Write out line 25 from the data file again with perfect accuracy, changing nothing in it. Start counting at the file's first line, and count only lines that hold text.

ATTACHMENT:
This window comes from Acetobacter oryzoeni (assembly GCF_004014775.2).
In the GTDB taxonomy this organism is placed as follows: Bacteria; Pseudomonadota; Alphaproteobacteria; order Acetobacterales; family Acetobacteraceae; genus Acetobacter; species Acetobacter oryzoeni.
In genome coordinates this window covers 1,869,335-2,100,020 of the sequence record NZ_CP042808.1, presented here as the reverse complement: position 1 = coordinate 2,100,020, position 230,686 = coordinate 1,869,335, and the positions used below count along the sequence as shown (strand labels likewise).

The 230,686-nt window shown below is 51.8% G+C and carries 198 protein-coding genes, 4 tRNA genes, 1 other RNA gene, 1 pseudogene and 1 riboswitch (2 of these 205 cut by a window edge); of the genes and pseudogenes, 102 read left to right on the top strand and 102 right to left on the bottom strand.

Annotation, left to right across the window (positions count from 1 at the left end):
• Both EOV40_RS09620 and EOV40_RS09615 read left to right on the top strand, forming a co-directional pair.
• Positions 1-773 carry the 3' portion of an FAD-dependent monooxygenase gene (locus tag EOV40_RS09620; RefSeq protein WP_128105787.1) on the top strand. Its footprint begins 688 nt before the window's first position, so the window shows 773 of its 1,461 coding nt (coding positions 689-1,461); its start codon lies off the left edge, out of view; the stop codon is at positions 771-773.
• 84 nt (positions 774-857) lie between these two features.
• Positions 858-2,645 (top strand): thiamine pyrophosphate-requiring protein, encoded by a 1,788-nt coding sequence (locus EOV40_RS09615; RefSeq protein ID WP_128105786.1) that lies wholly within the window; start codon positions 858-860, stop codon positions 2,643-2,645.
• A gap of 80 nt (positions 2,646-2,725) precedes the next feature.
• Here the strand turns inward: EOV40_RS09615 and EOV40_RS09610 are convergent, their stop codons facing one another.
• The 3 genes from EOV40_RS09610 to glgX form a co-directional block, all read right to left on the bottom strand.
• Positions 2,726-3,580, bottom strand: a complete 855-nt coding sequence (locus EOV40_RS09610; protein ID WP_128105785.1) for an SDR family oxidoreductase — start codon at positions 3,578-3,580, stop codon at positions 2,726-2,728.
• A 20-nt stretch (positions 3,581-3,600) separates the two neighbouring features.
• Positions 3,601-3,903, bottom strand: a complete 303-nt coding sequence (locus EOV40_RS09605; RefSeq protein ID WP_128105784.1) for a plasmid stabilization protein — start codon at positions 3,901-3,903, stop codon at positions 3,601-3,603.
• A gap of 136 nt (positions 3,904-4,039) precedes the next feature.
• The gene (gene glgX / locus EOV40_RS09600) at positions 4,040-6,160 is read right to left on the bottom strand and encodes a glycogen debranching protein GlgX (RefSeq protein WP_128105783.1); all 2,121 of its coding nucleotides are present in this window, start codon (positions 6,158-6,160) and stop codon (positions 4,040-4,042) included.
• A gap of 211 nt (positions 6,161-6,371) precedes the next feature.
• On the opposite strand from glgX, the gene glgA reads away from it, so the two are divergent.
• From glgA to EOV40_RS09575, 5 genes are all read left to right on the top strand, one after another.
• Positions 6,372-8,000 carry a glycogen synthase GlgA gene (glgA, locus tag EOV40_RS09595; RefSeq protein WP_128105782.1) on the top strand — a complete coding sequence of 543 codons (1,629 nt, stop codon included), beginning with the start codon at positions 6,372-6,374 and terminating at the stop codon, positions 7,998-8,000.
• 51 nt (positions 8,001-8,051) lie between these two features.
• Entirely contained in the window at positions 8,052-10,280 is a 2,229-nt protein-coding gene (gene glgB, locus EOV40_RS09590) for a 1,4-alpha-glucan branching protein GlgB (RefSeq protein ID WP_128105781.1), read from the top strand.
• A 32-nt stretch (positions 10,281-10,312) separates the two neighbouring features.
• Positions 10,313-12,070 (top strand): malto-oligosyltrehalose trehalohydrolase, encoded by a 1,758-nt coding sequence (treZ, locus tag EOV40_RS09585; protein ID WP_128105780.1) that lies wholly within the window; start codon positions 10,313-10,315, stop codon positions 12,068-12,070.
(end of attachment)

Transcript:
• Positions 10,313-12,070 (top strand): malto-oligosyltrehalose trehalohydrolase, encoded by a 1,758-nt coding sequence (treZ, locus tag EOV40_RS09585; protein ID WP_128105780.1) that lies wholly within the window; start codon positions 10,313-10,315, stop codon positions 12,068-12,070.